Stock Market Investing - Remortgage Deals and Refinance LoansRemortgages
UPDATE : Click here for latest on remortgaging deals
Want to remortgage your house ? Well in these hard times credit is of courser harder to find, now that the banking executives have run off with most of the money and need the rest to pay their pensions.
Once upon a time you could borrow up to 125% of your home's value. Nowadays you can forget about that, if you want to remorgage your home you will get the best deals if you want to borrow less than 60% of your home's value and you have a good credit history. If you borrow less than 75% then there are still some reasonable remortgage deals , 75-90% will be quite expensive and over 90% you will have to look hard to find a remortgage deal that is worthwhile. [UPDATE - Oct. 2009 : You can now find good mortgage deals at 70% LTV and the Nationwide is offering 95% mortgages]
Self-certificated morgages for the self-employed will be very hard to find. If you have a poor credit history you are going to struggle and will have to pay through the nose.
In addition to this there is the problem of falling house prices. Some of the value of your house will have disappeared and therefore your borrowing power will have been negatively affected too, because of the loan to value.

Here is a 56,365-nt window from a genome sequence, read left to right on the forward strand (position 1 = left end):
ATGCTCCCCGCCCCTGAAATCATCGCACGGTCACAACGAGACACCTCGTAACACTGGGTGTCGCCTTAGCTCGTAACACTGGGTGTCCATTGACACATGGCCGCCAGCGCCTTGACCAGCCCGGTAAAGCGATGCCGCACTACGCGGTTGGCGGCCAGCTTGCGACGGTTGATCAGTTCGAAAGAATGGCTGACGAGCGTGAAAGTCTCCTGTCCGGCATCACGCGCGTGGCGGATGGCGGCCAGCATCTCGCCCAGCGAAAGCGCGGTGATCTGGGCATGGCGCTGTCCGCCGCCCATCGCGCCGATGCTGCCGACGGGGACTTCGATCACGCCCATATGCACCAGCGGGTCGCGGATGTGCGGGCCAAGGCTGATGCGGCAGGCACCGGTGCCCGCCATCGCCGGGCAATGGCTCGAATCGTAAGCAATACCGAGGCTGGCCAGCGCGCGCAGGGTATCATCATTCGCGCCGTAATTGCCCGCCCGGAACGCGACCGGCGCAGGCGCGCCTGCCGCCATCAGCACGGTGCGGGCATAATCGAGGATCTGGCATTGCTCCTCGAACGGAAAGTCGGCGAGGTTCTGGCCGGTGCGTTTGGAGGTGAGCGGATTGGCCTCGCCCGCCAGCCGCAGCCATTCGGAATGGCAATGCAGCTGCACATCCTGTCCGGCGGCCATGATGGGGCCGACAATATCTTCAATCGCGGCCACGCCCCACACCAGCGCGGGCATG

The 'loan to value' (LTV) is the amount borrowed compared to the value of the property you want to buy or remorgage. For example, if you want to buy or remortgage a home worth $200,000 and you are borrowing $180,000, your LTV is 180/2000 i.e. 90%. So clearly if your home has fallen in value then your LTV will increase.
However, there is the advantage at the moment that mortgage rates are at their lowest for generations.
Banks do nevertheless prefer people with large deposits as this will protect the banks' money should house prices continue to fall.
Why do people refinance their loans?
Well, the only intelligent reason is in order to save money by getting a better remortgage deal, a simple 1% reduction in your mortgage rate could save you thousands over the years. But people also sometimes need to remortgage to get their hands on some cash.
Sometimes you don't even need to change mortgage company to get a good remortgage deal. The first port of call is your current mortgage company, tell them you are looking for a better deal. It is better to arm yourselves with some facts beforehand though.
Take care when remortgaging however as there may be fees involved and at the moment fees are in fact increasing, such as exit fees or early repayment fees, arrangement fees, and some mortgage brokers also like to charge fees.
Reasons to Remortgage